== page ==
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Insurance Professionals to Aid Consumers Recovering From Thursday’s Storm

The New York State Insurance Department has activated its Disaster Hotline to help consumers with insurance questions following the wind storm that caused extensive property damage Thursday evening in the New York City metropolitan area. Preliminary indications are that at least one tornado may have touched down in the area, and wind gusts of up to 100 miles per hour caused extensive damage.

The Disaster Hotline, 1-800-339-1759, will be staffed from 9 a.m. to 4:30 p.m. Monday through Friday.

“While a consumer’s first point of contact should be their insurance agent, broker or company, consumers should always feel free to contact the Insurance Department if they need help or are unable to resolve a dispute with their insurer. The Department’s Consumer Services Bureau professionals are also available to answer general inquiries regarding the coverage provided by insurance policies for windstorm claims,” Insurance Superintendent James Wrynn said.

In addition consumers may reference the Insurance Department’s website,, to obtain information on property and automobile insurance. Consumers may use the website to file complaints in the event they have disputes with insurance companies.

Wrynn offered some general guidance for consumers who experienced property damage and may need to file insurance claims.

  • Damage caused to homes, garages or fences caused by trees toppled by wind should be covered under homeowners’ policies. However, there is no coverage for tree removal if the fallen tree caused no property damage. If a healthy tree on your property damages someone else’s property, the other person’s insurance should cover damages, provided there is no negligence on your part.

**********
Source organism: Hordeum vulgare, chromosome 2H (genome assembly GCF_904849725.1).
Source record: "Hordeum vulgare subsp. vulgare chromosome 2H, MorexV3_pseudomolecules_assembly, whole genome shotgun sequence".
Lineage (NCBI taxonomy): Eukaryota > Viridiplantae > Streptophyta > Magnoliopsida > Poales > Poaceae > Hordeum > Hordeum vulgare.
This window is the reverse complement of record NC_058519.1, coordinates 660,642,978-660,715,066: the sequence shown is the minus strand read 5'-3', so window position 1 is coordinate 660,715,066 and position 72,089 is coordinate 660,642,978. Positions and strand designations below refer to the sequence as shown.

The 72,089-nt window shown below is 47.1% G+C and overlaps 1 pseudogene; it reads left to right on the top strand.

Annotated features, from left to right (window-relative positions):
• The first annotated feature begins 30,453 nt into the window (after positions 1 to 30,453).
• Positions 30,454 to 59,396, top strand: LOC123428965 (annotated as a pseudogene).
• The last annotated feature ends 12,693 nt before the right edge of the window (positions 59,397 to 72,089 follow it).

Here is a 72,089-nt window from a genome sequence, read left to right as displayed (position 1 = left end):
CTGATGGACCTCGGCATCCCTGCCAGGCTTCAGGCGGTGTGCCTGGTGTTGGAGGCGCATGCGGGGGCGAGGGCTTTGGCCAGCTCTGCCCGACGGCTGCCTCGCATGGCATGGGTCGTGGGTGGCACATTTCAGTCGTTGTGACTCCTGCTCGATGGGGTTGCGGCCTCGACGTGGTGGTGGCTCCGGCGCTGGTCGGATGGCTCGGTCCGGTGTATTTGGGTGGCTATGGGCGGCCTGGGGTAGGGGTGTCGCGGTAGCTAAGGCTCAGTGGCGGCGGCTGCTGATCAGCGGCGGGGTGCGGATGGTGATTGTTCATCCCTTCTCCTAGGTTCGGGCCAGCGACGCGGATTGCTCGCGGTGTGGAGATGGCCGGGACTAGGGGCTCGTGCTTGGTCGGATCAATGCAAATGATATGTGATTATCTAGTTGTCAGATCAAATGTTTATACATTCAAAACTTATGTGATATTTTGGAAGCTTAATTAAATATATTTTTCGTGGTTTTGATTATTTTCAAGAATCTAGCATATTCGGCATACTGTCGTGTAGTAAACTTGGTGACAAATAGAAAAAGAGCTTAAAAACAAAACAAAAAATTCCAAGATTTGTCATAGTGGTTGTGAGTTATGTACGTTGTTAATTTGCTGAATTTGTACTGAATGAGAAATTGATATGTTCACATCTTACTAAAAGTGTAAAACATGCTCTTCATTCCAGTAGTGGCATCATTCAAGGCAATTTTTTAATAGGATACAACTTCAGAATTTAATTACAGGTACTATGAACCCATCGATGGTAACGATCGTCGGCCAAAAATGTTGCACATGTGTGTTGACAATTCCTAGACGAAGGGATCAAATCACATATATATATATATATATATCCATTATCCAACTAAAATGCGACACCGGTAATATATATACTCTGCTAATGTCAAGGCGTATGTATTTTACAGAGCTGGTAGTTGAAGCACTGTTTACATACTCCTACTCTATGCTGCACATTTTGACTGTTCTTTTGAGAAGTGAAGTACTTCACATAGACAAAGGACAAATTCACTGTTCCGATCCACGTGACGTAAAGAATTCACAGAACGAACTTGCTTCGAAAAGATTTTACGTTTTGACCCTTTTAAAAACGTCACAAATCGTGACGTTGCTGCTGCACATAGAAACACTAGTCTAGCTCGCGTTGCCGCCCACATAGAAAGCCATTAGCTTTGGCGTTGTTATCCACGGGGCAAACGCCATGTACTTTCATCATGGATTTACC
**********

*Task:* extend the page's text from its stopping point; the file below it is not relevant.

• Interior water damage is normally covered if the exterior first suffers a covered loss such as wind blowing out a window or damaging the roof. Water leaking through the roof is usually not covered.
  • Insurance normally only covers losses from a power outage caused by damage to power lines that are located on your own property.
  • Some policies may also include windstorm deductibles. Shown on a policy’s declarations page, these deductibles range from one to five percent of the total insured amount, not just of the damage.

When filing claims, Wrynn suggested that consumers have copies of all their insurance policies readily available, including homeowners, renters, flood, automobile and business insurance. He also offered these pointers:

  • Keep a list of the names of the insurance company personnel you talk with when filing a claim and keep a detailed record of what they told you and when, including the claim number assigned.
  • Take video or still photos of damaged property to document the extent of damage.
  • Make property repairs to prevent damage from worsening, but don’t make permanent repairs until after your property is inspected by your insurer because permanent repairs could affect the amount of your claim.

The Insurance Department’s online “Homeowners Resource Center” offers detailed information and a number of useful tools consumers may find helpful. The “Homeowners Resource Center” can be found on the Insurance Department’s website,


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